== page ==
Theses Doctoral

Effectiveness of Simulation-Based Case Studies in Undergraduate Nursing Students

Becnel, Kesha Trosclair

An ever-changing healthcare landscape requires today’s nurses to have a solid foundation in knowledge and clinical judgment to provide safe care to patients. Nurse educators must implement teaching strategies that help develop the knowledge and clinical judgment that nursing students will need upon graduation and entry into healthcare. Simulation-based experiences have been shown to help develop clinical judgment when used as part of a clinical practicum. However, few studies have examined the effectiveness of simulation-based experiences as a classroom teaching strategy. A quasi-experimental study was conducted to examine knowledge acquisition, clinical judgment, and general self-efficacy in undergraduate nursing students who participated in simulation-based case studies as a classroom teaching strategy versus those students who attended a traditional lecture.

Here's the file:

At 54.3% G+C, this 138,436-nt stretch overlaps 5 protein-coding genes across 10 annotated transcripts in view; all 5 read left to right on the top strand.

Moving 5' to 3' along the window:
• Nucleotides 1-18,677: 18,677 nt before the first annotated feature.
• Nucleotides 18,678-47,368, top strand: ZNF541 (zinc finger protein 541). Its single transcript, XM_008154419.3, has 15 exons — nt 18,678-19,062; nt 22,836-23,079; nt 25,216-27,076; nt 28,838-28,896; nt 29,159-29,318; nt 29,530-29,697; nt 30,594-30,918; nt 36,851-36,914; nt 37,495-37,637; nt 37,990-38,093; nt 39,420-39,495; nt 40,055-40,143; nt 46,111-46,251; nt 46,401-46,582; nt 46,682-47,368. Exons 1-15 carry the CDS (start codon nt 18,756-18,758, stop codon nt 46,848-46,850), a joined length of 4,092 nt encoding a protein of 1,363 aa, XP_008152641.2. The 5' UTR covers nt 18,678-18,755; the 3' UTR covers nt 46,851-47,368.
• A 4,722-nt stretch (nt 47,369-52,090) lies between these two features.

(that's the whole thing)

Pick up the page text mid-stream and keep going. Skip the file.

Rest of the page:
Students in the intervention group rotated through four simulation-based case study stations. Results indicated that there was not a significant difference in knowledge, clinical judgment, or general self-efficacy found between nursing students participating in simulation-based case studies versus those attending a traditional lecture. Additionally, relationships between demographic characteristics and clinical judgment scores in undergraduate nursing students were explored. There were no statistically significant relationships found between demographic characteristics and clinical judgment in this sample. Further analysis indicated that both teaching strategies are effective in promoting knowledge acquisition, clinical judgment, and general self-efficacy. The findings of this study demonstrate that both participation in simulation-based case studies and attending a traditional lecture are effective classroom teaching strategies in promoting knowledge acquisition, clinical judgment, and general self-efficacy in nursing students. Nurse educators are encouraged to continue to explore simulation-based experiences as a teaching strategy in the classroom.


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More About This Work

Academic Units
Health and Behavior Studies
Thesis Advisors
Kaur, Tresa
Ed.D., Teachers College, Columbia University
Published Here
June 15, 2022